By Nicholas Kristof
The New York Times
When I was a growing up, yearning with my pals to be a track star, one of our heroes was Bruce Jenner. He won a gold medal at the 1976 Olympics in the decathlon, and he adorned our Wheaties boxes. We all wanted to be Bruce Jenner.
I haven't thought much about him in years. But Jenner is in the news again, widely reported to be preparing to come out as a transgender woman.
At first, there were snickers, but, lately, the tone has been respectful. And news reports say Jenner is planning to chronicle the transition in a program for E! television and in an interview with Diane Sawyer for ABC News. All this, and comments by family members, suggest that Jenner is willing to be a role model and help educate the world on transgender issues.
Radar Online quoted his mother, Esther Jenner, as confirming the news and saying she was prouder of him now than when he won his gold medal. His stepdaughter, Kim Kardashian, told Entertainment Tonight that it was Jenner's story to tell but added: "I think he'll share whenever the time is right."
Good for Jenner. All this is probably harder than the training for the Olympic decathlon - but more important, because transgender people face hate crimes and discrimination at an astonishing rate.
Remember Matthew Shepard, the 21-year-old gay university student in Wyoming who in 1998 was tied to a fence, badly beaten, and left to die? That was seen as the ultimate hate crime and now seems to belong to a different era.
Yet, just so far this year, at least three transgender people have been reported murdered in the United States. The Human Rights Campaign issued a report the other day listing 13 transgender women murdered in 2014: They were shot, strangled, burned and beaten.
"Violence is something that is disproportionately affecting transgender people — and for specific reasons," says Elizabeth Halloran of the Human Rights Campaign. "Inability to access employment, housing and safety-net services, as well as family rejection, all conspire to create a reality that makes transgender people — especially transgender people of color, transgender women and transgender people living poverty — more vulnerable to violence."
Vincent Paolo Villano of the National Center for Transgender Equality said that there has been progress in laws protecting transgender Americans but that public attitudes remain a problem.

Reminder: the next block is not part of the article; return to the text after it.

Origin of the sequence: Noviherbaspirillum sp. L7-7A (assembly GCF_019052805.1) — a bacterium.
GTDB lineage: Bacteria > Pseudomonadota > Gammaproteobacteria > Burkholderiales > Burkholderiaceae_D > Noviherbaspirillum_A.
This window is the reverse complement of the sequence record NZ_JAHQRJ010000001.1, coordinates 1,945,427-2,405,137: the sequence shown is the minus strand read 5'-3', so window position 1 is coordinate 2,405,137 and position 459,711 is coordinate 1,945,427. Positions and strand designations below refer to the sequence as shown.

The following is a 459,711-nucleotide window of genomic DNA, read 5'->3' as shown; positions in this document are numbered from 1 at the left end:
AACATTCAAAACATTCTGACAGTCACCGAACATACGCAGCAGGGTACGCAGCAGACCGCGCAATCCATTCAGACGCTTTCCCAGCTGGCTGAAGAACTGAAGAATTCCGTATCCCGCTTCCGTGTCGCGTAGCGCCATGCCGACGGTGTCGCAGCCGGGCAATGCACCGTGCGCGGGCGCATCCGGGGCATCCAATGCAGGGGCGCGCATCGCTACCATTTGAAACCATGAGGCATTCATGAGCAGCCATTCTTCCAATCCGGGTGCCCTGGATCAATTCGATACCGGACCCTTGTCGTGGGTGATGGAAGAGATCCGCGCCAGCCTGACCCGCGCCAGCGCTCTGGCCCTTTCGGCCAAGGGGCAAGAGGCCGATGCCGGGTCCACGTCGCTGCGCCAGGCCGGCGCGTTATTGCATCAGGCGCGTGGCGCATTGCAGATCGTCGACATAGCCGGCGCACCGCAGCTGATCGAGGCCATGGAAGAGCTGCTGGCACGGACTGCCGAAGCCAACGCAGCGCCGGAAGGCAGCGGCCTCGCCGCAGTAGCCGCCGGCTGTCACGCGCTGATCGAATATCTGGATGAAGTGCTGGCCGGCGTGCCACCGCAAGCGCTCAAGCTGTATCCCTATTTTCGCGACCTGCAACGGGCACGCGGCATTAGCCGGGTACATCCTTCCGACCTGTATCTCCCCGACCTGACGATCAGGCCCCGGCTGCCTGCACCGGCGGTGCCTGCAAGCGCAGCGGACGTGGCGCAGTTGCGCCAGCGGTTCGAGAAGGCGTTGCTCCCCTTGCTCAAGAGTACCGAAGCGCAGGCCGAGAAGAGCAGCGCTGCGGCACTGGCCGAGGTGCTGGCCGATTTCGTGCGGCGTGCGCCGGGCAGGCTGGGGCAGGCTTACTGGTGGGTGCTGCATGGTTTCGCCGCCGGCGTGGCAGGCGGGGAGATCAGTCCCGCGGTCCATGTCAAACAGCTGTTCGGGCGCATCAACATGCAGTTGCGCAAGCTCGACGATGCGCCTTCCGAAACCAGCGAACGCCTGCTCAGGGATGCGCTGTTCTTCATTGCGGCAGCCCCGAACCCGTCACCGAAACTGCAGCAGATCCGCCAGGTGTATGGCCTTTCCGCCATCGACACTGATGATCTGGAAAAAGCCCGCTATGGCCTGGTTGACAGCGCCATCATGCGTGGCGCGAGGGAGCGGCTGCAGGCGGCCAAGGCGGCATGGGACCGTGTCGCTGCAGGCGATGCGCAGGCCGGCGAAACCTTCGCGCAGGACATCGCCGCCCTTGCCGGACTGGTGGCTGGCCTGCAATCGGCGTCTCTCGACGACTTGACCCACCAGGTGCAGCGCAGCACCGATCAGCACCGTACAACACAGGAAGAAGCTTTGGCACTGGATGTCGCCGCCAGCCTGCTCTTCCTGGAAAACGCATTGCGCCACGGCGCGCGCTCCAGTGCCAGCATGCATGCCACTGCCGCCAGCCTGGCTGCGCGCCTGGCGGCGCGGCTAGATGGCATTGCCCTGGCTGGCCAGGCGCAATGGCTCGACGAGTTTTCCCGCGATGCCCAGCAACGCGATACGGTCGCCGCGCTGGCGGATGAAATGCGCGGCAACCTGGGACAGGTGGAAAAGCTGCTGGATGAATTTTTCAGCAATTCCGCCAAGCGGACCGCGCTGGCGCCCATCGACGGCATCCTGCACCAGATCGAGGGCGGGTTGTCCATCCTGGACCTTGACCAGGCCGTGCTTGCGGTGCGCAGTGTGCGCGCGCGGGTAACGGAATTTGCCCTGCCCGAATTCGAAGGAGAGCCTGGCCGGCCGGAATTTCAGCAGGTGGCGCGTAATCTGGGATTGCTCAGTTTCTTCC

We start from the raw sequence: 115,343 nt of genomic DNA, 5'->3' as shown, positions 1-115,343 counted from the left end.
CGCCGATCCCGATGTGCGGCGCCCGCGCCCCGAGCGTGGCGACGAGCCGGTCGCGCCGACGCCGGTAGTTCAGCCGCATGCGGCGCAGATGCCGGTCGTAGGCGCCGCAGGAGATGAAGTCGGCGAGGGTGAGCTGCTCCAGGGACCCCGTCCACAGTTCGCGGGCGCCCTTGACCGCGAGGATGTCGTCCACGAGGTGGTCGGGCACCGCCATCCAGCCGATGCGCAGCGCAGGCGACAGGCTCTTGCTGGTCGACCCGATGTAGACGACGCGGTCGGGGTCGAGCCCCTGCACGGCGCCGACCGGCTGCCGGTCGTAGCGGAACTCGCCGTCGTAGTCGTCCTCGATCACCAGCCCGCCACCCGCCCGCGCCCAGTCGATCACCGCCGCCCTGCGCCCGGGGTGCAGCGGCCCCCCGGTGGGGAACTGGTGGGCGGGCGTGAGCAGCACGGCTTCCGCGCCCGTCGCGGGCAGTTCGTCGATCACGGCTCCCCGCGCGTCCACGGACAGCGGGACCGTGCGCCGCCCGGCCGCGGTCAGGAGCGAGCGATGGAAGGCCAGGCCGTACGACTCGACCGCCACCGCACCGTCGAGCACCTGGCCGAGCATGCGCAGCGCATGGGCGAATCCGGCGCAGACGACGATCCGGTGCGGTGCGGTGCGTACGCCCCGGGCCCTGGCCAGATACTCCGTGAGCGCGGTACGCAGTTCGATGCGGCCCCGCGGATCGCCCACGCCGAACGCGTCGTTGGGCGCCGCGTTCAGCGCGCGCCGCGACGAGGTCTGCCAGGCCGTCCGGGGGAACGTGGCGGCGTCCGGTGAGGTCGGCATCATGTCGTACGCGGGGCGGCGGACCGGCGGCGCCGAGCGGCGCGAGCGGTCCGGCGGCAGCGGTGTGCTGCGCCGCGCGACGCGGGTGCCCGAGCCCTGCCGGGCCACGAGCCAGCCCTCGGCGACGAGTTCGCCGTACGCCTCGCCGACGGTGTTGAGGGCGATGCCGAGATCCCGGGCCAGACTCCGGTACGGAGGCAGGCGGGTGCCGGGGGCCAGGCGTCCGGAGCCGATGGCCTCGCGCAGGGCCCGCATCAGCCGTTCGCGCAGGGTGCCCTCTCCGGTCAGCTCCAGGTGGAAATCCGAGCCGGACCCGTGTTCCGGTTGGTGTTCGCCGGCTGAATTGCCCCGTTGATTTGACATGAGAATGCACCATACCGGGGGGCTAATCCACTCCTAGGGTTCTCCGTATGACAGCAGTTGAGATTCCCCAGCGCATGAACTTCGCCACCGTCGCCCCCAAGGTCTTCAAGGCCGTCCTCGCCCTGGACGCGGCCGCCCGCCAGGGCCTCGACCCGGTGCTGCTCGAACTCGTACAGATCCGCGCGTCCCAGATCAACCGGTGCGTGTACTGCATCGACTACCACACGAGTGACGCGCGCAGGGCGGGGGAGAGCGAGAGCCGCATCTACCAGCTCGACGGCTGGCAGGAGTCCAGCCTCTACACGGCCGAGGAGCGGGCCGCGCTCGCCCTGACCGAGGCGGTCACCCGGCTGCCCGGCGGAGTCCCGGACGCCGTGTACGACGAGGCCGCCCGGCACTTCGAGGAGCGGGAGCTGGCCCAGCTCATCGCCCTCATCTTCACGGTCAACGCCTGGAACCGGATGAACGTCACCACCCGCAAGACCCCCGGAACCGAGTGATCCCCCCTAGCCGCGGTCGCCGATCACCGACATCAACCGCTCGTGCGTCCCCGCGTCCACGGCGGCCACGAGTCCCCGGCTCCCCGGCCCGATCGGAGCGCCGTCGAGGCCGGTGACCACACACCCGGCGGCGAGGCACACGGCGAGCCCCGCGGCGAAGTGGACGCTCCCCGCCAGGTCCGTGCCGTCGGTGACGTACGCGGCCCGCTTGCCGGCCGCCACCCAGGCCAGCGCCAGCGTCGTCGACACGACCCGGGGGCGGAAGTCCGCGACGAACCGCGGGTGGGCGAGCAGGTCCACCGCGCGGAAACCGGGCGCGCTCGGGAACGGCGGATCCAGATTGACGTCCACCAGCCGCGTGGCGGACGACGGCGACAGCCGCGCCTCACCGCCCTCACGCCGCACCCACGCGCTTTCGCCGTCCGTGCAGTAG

Sex and gender are such befuddling mysteries even for those of us who are in the mainstream that you'd think we'd be wary of being judgmental. Yet much of society clings to a view that gender is completely binary, when, in fact, there's overwhelming evidence of a continuum.
And considering the violence and discrimination that transgender people endure, no one would go through this except for the most profound of motivations: to be authentic to one's inner self.
A 2011 survey by the National Gay and Lesbian Task Force found that 57 percent of transgender people interviewed reported significant family rejection. Partly because of widespread job discrimination, they were often impoverished, and almost one-fifth had been homeless. And 41 percent reported having attempted suicide.
"Gender needs to be taught about in schools," Leelah Alcorn, a transgender 17-year-old who had been sent to conversion therapy by her parents, wrote in a suicide note when she killed herself last year. "Fix society. Please."
Gays and lesbians began to gain civil rights when Americans realized that their brothers, cousins, daughters were gay. Numbers are elusive, but research at the University of California at Los Angeles suggests that while 3.5 percent of American adults identify as gay, only 0.3 percent are transgender.
Jay Brown, a transgender man who has written an excellent online guide to how the public can support those transitioning, notes that as 65 percent of Americans say they have a family member or close friend who is gay, compared with only 9 percent who have such a connection to someone who is transgender.
Yet there are signs of a real opening, with TV shows dealing with transgender issues, Vice President Joe Biden referring to transgender discrimination as "the civil rights issue of our time," and President Barack Obama mentioning transgender people in his State of the Union address last month.
That's the context in which Jenner is stepping forward. If the aim is to educate us, bravo!
Cynics might say that the television plans are more about self-promotion than leadership. All I know is that Jenner seems to be preparing for a bold public mission involving something intensely personal, in a way that should open minds and hearts. So, in my book, Bruce Jenner is now a gold medalist again. Come on, Wheaties. It's time to put Jenner back on the box!